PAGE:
The moment of birth
Your baby’s moment of birth may occur over the course of a few minutes, as he will emerge gradually and in stages. He will probably be born head-first during one push, then his shoulders and the rest of the body will follow in the next push. Some women do push their babies out in a single push. Once your baby has been born, your LMC or midwife will place him directly on you, or will tell you to go ahead and pick him up yourself, for skin-to-skin contact. Some mums-to-be like to “catch” their babies as they are being born, or have their partner or another family member “catch” the baby, under the close supervision of the midwife. Your midwife will then give you a clean, dry towel to wrap around your baby and keep him warm.
At this point, once your baby is born, the majority of the pain of labour will stop – just like that. You may feel suddenly clear-headed and relieved, and be able to talk and laugh and enjoy those first moments with your newborn. There may even be tears from you and the dad-to-be, but they’re the happy kind of tears!
What is an episiotomy?
AN EPISIOTOMY IS A DELIBERATE CUT TO THE PERINEUM, TO ENLARGE THE OPENING WHERE YOUR BABY WILL COME THROUGH AS HE IS BEING BORN. IT IS NOT USUALLY NECESSARY, BUT CAN SOMETIMES HELP. IT’S IMPORTANT TO ASK YOUR MIDWIFE OR LMC FOR HER PHILOSOPHY WITH REGARDS TO EPISIOTOMIES OR TEARING.
For dads-to-be or birth support people, labour can be challenging in a different way. While the mum-to-be is doing quite a lot of hard work, you may feel helpless, worries, upset, and even useless. But you are extremely important to the mum-to-be, even if you don’t realise it. Your presence helps to centre and calm her, helps keep her focused, and lets her know that someone in the room cares for her deeply, which is immensely comforting. She may not ever say any of these things, but she needs you there, and your job is to be supportive and to give her the help she needs from you. Here are some ways you can help:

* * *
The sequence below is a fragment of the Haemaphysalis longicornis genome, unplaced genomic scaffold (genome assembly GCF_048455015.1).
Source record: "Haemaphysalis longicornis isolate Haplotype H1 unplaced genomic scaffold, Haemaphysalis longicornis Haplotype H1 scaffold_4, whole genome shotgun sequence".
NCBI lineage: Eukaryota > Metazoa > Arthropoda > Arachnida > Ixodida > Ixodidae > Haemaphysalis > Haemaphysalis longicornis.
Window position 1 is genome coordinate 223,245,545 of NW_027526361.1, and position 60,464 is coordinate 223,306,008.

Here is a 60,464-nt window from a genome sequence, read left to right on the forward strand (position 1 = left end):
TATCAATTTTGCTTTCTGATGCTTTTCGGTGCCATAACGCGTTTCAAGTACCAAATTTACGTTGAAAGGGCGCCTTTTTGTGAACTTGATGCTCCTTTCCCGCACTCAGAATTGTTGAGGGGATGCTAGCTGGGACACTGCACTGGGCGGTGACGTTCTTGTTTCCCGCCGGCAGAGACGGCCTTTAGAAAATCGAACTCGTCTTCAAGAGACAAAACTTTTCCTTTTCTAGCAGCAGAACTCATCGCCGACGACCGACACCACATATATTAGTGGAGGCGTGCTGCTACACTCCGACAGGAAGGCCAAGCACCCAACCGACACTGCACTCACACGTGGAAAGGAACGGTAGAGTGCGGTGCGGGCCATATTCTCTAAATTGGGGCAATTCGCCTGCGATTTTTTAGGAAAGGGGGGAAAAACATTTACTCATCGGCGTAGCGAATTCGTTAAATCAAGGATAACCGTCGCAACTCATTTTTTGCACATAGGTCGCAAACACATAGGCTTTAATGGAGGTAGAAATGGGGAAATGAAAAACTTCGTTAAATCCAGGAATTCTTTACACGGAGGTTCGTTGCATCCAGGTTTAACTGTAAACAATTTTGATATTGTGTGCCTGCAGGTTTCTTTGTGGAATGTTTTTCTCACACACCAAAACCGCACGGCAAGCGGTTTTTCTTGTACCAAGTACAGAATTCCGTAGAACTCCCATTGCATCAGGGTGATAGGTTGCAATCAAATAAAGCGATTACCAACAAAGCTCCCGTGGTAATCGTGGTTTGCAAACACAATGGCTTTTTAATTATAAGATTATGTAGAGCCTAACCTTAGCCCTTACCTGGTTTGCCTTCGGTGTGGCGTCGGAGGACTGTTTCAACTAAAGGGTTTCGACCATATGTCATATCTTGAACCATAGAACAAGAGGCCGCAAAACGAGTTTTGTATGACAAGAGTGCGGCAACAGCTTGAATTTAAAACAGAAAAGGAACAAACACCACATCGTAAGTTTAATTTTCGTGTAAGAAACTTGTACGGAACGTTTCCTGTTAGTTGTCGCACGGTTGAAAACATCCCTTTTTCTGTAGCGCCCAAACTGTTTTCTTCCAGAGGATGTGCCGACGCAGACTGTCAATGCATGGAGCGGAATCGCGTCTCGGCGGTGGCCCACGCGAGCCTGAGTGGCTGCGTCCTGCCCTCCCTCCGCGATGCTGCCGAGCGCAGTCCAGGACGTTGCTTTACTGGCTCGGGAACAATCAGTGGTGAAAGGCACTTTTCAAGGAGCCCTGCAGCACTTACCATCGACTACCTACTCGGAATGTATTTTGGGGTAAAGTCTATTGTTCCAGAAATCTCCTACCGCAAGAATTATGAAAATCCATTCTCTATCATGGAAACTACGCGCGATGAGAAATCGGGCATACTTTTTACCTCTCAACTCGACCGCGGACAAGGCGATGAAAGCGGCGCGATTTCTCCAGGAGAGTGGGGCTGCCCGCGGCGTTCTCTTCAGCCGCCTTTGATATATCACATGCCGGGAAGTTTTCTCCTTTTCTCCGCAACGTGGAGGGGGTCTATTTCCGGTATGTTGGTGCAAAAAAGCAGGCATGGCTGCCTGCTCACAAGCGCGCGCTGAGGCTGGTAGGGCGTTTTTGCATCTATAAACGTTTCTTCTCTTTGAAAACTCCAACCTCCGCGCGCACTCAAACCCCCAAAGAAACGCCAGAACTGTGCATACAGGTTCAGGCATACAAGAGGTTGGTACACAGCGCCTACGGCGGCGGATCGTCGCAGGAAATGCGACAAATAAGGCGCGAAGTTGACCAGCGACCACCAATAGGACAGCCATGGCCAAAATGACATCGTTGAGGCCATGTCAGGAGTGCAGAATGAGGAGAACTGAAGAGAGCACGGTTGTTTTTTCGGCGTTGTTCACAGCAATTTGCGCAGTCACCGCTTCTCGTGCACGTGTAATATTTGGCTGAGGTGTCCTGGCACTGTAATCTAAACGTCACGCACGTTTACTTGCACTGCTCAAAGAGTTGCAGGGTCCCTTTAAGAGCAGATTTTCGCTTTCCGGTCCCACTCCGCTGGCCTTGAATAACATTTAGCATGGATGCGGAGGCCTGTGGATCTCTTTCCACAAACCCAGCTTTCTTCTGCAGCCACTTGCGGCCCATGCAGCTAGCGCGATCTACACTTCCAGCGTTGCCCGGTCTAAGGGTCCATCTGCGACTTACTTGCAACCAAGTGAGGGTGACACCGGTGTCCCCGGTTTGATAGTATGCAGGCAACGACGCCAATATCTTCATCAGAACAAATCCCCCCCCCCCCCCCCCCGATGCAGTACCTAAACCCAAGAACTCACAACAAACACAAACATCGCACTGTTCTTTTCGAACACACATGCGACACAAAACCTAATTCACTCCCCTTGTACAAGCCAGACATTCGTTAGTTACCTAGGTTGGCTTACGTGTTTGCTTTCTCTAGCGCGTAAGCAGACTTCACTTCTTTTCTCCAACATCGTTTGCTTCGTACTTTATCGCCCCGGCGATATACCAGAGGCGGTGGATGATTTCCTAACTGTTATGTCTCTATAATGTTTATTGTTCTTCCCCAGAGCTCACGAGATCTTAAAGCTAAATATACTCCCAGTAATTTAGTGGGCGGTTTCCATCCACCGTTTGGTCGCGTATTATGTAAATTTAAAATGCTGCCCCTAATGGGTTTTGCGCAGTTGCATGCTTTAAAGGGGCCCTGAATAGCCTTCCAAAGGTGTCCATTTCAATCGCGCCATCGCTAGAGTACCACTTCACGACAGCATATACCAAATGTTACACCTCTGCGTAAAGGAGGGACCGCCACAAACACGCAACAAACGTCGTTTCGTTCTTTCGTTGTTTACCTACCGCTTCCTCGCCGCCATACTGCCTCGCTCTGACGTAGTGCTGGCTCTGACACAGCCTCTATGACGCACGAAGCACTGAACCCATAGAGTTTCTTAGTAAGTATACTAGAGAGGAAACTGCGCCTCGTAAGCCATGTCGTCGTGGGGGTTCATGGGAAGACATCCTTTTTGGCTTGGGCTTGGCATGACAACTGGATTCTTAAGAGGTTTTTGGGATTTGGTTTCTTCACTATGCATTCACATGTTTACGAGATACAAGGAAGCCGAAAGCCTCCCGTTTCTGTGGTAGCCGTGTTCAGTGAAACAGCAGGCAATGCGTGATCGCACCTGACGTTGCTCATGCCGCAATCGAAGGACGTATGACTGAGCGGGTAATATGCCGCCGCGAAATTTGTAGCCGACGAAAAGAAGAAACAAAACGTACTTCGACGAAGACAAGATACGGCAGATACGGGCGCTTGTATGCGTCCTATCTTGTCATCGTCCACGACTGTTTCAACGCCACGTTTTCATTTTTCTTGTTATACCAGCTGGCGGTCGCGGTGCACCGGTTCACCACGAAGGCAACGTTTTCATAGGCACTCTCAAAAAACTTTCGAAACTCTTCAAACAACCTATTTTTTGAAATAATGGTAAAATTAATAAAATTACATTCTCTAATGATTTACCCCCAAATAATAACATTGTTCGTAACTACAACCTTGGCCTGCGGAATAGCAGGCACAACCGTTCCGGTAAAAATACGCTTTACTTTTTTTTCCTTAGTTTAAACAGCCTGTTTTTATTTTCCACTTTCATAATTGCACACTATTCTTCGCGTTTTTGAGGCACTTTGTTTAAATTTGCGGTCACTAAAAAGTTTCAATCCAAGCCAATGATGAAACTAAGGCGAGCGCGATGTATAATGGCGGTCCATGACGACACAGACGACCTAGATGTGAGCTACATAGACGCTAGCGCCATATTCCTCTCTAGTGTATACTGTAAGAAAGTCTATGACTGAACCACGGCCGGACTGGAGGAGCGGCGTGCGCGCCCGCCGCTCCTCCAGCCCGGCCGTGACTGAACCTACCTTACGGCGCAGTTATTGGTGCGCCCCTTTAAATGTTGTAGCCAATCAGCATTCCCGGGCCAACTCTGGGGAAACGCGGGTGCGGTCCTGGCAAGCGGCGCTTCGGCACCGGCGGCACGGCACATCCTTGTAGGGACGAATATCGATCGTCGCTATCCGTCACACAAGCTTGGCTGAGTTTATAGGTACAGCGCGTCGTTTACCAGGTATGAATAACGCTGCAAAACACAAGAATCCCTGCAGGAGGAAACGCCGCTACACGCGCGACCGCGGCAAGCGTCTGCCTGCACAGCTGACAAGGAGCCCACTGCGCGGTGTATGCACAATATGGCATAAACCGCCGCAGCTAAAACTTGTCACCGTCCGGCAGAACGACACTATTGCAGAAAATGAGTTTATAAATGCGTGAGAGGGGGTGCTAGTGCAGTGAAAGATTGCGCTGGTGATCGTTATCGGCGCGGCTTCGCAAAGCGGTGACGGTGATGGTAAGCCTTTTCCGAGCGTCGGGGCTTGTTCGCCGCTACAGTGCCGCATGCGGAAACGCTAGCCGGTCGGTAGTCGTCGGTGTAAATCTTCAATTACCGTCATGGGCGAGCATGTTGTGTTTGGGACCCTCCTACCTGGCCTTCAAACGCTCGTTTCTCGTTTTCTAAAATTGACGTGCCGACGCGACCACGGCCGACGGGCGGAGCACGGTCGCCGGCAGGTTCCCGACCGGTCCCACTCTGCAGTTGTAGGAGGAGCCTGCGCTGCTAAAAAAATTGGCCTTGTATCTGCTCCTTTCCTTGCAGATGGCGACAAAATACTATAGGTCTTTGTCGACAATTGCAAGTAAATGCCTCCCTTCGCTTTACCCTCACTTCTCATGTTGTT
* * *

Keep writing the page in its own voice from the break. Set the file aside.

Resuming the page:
+ Be fully present. Stop work, put down the TV remote, and be there with her. She is your number-one priority and if she needs you, you need to drop everything in an instant.
+ Be aware of her birth plan and what she wants and doesn’t want. During labour, she might not be able to advocate for herself, so discuss ahead of time when you can speak for her. Be her advocate.
+ Familiarise yourself with the stages of labour ahead of time, so that you can understand what she’s going through and help her get to the next step.
+ Particularly during active labour and during the second stage of labour when she is pushing, you might need to be on hand to give massages, hold her hand, hold her legs, breathe with her, encourage her, and go through the experience with her.
+ Be prepared for surprises. She may not want you anywhere near her. Don’t take it personally.
+ Yes, labour can last for a long time. While you may be bored, your role is to stay focused and present. No sneaking off to watch the rugby.
+ If you’re in it with her for the longhaul, you’ll need to eat, drink, and rest, too. Birth is intensely emotional, and you might hit a wall. Make sure you have some support lined up – call a friend who’s been there for a pep talk if you need it.